2010: Rubio Received $117,000 From A Single Hedge Fund Manager Who Held A Pro-Rubio Fundraiser The Same Day Congress Passed Wall Street Reform Legislation. According to The Bradenton Herald, “On the same day in June that the U.S. House of Representatives passed expansive Wall Street reforms, an influential hedge fund manager who strongly opposed the legislation was holding a fundraiser in his Manhattan apartment for Marco Rubio. Rubio was in Miami but collected thousands of dollars for his U.S. Senate campaign that day, and people associated with the hedge fund contributed $117,000 overall as his long shot bid took off.” Bradenton Herald, 11/20/10]
Hedge Fund Manager Paul Singer Is Rubio’s Second Largest Contributor; Held A New York City Fundraiser For Him
2010: Hedge Fund Manager Paul Singer Hosted A New York City Fundraiser For Marco Rubio. According to The Miami Herald, “Politico reported that Paul Singer, who founded hedge fund Elliott Management, hosted a New York City fundraiser for several Senate hopefuls, including Rubio. ‘Marco Rubio is now the Republican establishment’s candidate, but now it is clear he’s Wall Street’s candidate too,’ said Eric Jotkoff, Florida Democratic Party spokesman.” [Miami Herald, 7/2/10]
- Singer’s Hedge Fund Is Rubio’s Second Largest Contributor, Donating $86,242. According to The Miami Herald, “Elliott Management is the second largest contributor to Rubio’s campaign, according to the Center for Responsive Politics, which found $86,242 in donations tied to the hedge fund as of the end of March. Another top Rubio contributor is Alliance Capital Managent, which was sued by the state of Florida for losing hundreds of millions in pension funds by investing in Enron. The state lost the case. In a broader look at donations to Rubio by industry, the securities and investment industry came in third, behind retirees and Republican/conservative groups, with $236,675. Rubio’s campaign did not respond to a request for comment.” [Miami Herald, 7/2/10]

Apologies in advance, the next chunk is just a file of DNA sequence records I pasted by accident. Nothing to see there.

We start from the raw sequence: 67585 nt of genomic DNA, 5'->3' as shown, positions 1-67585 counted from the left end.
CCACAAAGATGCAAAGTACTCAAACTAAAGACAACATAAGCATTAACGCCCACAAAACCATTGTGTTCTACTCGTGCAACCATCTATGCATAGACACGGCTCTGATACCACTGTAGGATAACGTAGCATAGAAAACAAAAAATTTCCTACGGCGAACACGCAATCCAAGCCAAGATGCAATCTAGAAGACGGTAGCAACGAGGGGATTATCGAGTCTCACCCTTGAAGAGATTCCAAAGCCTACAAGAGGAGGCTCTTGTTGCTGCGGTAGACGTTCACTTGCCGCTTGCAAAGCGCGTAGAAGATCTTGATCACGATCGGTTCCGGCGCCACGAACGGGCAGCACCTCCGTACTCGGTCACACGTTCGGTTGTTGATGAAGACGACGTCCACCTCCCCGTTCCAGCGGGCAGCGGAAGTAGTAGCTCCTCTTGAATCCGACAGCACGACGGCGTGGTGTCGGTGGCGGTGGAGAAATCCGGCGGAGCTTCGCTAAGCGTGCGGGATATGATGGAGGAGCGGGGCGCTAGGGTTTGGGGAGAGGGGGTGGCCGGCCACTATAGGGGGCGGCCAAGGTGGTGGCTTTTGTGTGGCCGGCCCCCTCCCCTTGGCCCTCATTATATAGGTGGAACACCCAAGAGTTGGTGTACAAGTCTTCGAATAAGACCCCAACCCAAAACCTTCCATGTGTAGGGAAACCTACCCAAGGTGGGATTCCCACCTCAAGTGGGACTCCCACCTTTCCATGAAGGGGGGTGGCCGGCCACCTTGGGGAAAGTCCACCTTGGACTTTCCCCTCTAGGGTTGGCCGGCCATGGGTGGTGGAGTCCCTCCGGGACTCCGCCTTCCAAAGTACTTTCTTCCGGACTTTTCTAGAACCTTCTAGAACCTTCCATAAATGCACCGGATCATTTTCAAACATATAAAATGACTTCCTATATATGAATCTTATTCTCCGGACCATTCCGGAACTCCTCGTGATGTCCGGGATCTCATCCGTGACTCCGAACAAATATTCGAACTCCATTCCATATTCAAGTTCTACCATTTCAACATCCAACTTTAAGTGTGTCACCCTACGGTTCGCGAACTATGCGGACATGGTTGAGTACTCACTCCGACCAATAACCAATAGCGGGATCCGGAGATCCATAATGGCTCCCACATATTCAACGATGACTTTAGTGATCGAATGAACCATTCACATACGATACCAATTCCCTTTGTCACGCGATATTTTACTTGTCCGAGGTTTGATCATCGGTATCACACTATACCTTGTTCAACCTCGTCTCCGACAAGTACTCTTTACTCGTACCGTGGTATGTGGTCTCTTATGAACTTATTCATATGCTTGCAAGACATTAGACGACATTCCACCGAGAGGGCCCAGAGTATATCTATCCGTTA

2015: Rubio Fundraised Off Of Financial Industry Executives In New York
September 2015: Rubio Held A $1,000 Minimum Donation Fundraiser In Which He Invited 20 “Top Financial Industry Executives In New York.” According to Politico, “Jeb Bush and Marco Rubio are headed for a smackdown on Wall Street. The former Florida governor and current Florida senator have dueling fundraisers set for the week of Oct. 12 with top financial industry executives in New York as Bush looks to maintain his dominance in the industry despite low poll numbers and Rubio hopes to capitalize on recent momentum to make his case to the deep-pocketed Republican establishment.[…] Rubio’s invite features 20 people,including younger and less well-known but rising figures such as Courtney Geduldig, a former Senate Banking staffer now at McGraw Hill Financial. The event, which requires a minimum $1,000 donation and $2,700 to serve as a ‘host,’ will take place at 6 p.m. Oct. 14 at the Fifth Avenue offices of Phil Rosen, a co-chair of law firm Weil Gotshal’s real estate practice and a close associate of billionaire GOP mega-donor Sheldon Adelson. The event invite also features Wayne Berman, a top D.C.-based executive at private equity firm Blackstone Group, who was an early Rubio backer. Jewish Insider first reported on the Rubio invite on Sunday.” [Politico, 9/29/15]
Opposed Raising Taxes On Wealthy
Claimed Raising Taxes On Wealthy Was Punishing The Successful